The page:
We will update you weekly on our freshest articles, videos, city guides and events, all in one email.

Barista Stories: Nicole Battefeld of Röststätte, Berlin

Our Barista Stories series has been long in the making. Since our first visits to cafes around Europe, we have met many amazing baristas who have had a number of interesting stories to share. We love the speciality coffee community exactly for the people building it and are thrilled to introduce some of those individuals to you.

Baristas truly are the ones who contribute to the atmosphere in the cafe massively and are the key reason why we’d come back there.

Read on to meet Nicole Battefeld, brewing your daily cup of coffee at Röststätte, Berlin.

Barista Stories, Nicole Battefeld
photo – Sinan Muslu for SCA Germany

Nicole Battefeld is a woman of many roles at Röststätte. In her words the “always-29 years old” Nicole is a head barista, roaster, shop manager, she also sells machines and equipment and works for the German Victoria Arduino distributor at conventions and gives barista training. Originally from Görlitz in East Germany, she has lived in Berlin for seven years now, and it has been four more that she has worked in coffee. To no surprise, she works in coffee full time, or, as she put it, “it takes up pretty much all of her time”. She is also a fresh winner of the German Barista Championship 2018. Congratulations!

What led you to coffee? Could you describe the moment or situation that made you decide to become a barista?

When I worked in my first coffee shop I had so much fun and looking back it was one of my greatest experiences. I learned about taste and equipment and I realised how important it is to give attention to every detail, to work with precision and it was my kind of thing.

Then at 19 I studied something super boring and just wanted to be back behind the bar so I decided to do so and quit my studies. I wanted to learn more about taste so I started an apprenticeship as a chef which led me to Berlin where I graduated and worked in star restaurants. But coffee never left me. Since 5 years I’m back in the barista game and feel like I found the job of my dreams.

What is the funniest thing that you have experienced behind the bar? Can you recall any embarrassing moment?

I think there are a million of funny situations so it’s hard to pick one. But I have to say that I love my stupid Latte art challenges that I do with my colleges or random baristas as I think that some of us take themselves way to serious. Yes, Latte art is cool but it’s not everything.

What would you do if you were not working in coffee?

I seriously have no idea what else I would do….

What is an unusual habit or hobby that you love?

Unusual hobby….. I go to the flea market every Sunday and never pay more than 3€ for my clothes.

What are some bad recommendations you hear often in your profession? What is your piece of advice for anybody starting a career as a barista?

A bad recommendation is if you tell a customer how to drink his coffee. Does he want milk? Sure. Sugar? No problem.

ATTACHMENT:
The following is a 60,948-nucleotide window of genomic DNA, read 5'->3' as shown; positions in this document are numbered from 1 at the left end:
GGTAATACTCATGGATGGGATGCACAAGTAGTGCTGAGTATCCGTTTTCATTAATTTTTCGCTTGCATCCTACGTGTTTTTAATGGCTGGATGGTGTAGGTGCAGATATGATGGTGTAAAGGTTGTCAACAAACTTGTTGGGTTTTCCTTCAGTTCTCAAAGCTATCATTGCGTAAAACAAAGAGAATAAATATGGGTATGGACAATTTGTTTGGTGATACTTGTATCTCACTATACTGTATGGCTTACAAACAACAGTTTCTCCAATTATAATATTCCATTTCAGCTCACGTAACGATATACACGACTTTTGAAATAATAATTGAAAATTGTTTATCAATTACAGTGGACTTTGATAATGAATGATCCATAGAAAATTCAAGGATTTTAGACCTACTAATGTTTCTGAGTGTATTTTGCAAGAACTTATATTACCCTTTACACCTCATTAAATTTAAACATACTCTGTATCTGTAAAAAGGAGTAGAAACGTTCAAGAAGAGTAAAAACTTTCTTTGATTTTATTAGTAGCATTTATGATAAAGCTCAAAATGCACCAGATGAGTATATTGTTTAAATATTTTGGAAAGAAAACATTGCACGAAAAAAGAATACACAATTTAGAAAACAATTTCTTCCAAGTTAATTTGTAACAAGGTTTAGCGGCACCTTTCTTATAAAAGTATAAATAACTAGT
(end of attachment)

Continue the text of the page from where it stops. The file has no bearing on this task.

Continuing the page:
Make it the best flipping caramel macchiato he ever had. We work in a service job and being snobby is the wrong way how to treat the people that pay your rent. My advice is always: have interest in gastronomy itself. If you’re 20 and think: hey, baristas are so cool… learn a job, look if you can deal with everything that happens behind the bar. Restock. Cleaning. Everything. The experiences you’ll take out of a proper apprenticeship are worth gold.

Barista Stories, Nicole Battefeld

Looking back, what one thing would you wish to know when you were starting to work as a barista?

How to do Latte art! I had to learn that myself.

What qualities set a good and a great barista apart?

A good barista can make a great coffee. A great barista has the overview of the whole shop. Takes responsibility. Wants to educate himself and his team. Knows his customers and isn’t afraid to stand up for his shop or employees.

If you have a bad day at the cafe, what helps you to handle it and provide good customer service?

My regulars help me a lot. I have the luxury of working in such a great shop that we have up to 80% regular customers that come every day, sometimes even twice a day. And this familiar atmosphere makes it hard to be grumpy.

What is the one thing that you would miss the most if you could not work as a barista/in coffee anymore?

It would be like telling me to stop breathing.

Imagine the perfect day in your city. Perhaps you have an old friend visiting. What would be top 3 to 5 activities or places you would show them?

I’d do the dog walk coffee shop tour. Starting in Friedrichshain, a quick stop at the dog park with a sneaky walk beer, then Kreuzberg at the canal (4 great shops in 10-minute distances) and then I’d go to my favourite Punkrock pizza place (the dog gets the crust).

What do you consider some of the best experiences you have had in coffee so far?

Dublin WBC, Budapest World of Coffee, Milan Host. All these events are packed with [coffee] nerds like us and the scene is so full of wonderful people that it’s always like a big family meeting.

Barista Stories, Nicole Battefeld

Quick Fire Questions

Would you serve filter coffee with milk, if asked for it?


Do you ever take sugar with your coffee?


Espresso or Filter coffee?

First, espresso, then filter.

Do you aim for Sweetness, Acidity, or Body?

The holy trinity.

Milky or Black?


Slurp or Spit?

Depends on the coffee.

Sit in or Take Away?

With the dog take out, alone sit in.

Cake or Pastry with your coffee?

All the food I can get.

What is your wifi password in a cafe?

I have other things to worry about.